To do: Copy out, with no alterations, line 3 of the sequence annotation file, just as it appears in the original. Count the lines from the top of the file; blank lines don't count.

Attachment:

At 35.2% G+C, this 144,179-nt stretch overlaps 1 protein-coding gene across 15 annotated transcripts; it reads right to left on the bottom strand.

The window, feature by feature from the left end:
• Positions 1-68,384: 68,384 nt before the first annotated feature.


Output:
• Positions 1-68,384: 68,384 nt before the first annotated feature.